Torrents of Spring, by Ivan Turgenev

XXXIII

It takes less than an hour in these days by rail from Frankfort to Wiesbaden; at that time the extra post did it in three hours. They changed horses five times. Part of the time Polozov dozed and part of the time he simply shook from side to side, holding a cigar in his teeth; he talked very little; he did not once look out of the window; picturesque views did not interest them; he even announced that ‘nature was the death of him!’ Sanin did not speak either, nor did he admire the scenery; he had no thought for it. He was all absorbed in reflections and memories. At the stations Polozov paid with exactness, took the time by his watch, and tipped the postillions — more or less — according to their zeal. When they had gone half way, he took two oranges out of the hamper of edibles, and choosing out the better, offered the other to Sanin. Sanin looked steadily at his companion, and suddenly burst out laughing.

‘What are you laughing at?’ the latter inquired, very carefully peeling his orange with his short white nails.

‘What at?’ repeated Sanin. ‘Why, at our journey together.’

‘What about it?’ Polozov inquired again, dropping into his mouth one of the longitudinal sections into which an orange parts.

‘It’s so very strange. Yesterday I must confess I thought no more of you than of the Emperor of China, and today I’m driving with you to sell my estate to your wife, of whom, too, I have not the slightest idea.’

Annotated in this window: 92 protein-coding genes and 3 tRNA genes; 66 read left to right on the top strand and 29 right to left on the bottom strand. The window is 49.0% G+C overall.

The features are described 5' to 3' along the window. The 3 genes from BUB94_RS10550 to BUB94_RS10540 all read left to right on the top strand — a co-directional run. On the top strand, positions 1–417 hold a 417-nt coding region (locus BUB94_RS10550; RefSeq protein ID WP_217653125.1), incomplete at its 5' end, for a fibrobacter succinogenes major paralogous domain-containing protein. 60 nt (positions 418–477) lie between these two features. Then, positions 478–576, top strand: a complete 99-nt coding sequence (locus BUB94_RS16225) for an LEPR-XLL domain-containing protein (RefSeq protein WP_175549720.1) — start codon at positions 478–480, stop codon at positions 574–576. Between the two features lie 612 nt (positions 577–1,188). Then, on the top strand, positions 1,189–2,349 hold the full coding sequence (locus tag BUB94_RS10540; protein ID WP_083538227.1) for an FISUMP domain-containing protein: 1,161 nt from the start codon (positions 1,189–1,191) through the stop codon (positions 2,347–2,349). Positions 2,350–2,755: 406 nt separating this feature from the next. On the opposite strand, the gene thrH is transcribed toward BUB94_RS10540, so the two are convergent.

‘Anything may happen,’ responded Polozov. ‘When you’ve lived a bit longer, you won’t be surprised at anything. For instance, can you fancy me riding as an orderly officer? But I did, and the Grand Duke Mihail Pavlovitch gave the order, ‘Trot! let him trot, that fat cornet! Trot now! Look sharp!’

Sanin scratched behind his ear.

‘Tell me, please, Ippolit Sidorovitch, what is your wife like? What is her character? It’s very necessary for me to know that, you see.’

‘It was very well for him to shout, “Trot!”’ Polozov went on with sudden vehemence, ‘But me! how about me? I thought to myself, “You can take your honours and epaulettes — and leave me in peace!” But . . . you asked about my wife? What my wife is? A person like any one else. Don’t wear your heart upon your sleeve with her — she doesn’t like that. The great thing is to talk a lot to her . . . something for her to laugh at. Tell her about your love, or something . . . but make it more amusing, you know.’

‘How more amusing?’

‘Oh, you told me, you know, that you were in love, wanting to get married. Well, then, describe that.’

Sanin was offended. ‘What do you find laughable in that?’

Polozov only rolled his eyes. The juice from the orange was trickling down his chin.

‘Was it your wife sent you to Frankfort to shop for her?’ asked Sanin after a short time.

‘Yes, it was she.’

‘What are the purchases?’

‘Toys, of course.’

‘Toys? have you any children?’

Polozov positively moved away from Sanin.

‘That’s likely! What do I want with children? Feminine fallals . . . finery. For the toilet.’

‘Do you mean to say you understand such things?’

‘To be sure I do.’

‘But didn’t you tell me you didn’t interfere in any of your wife’s affairs?’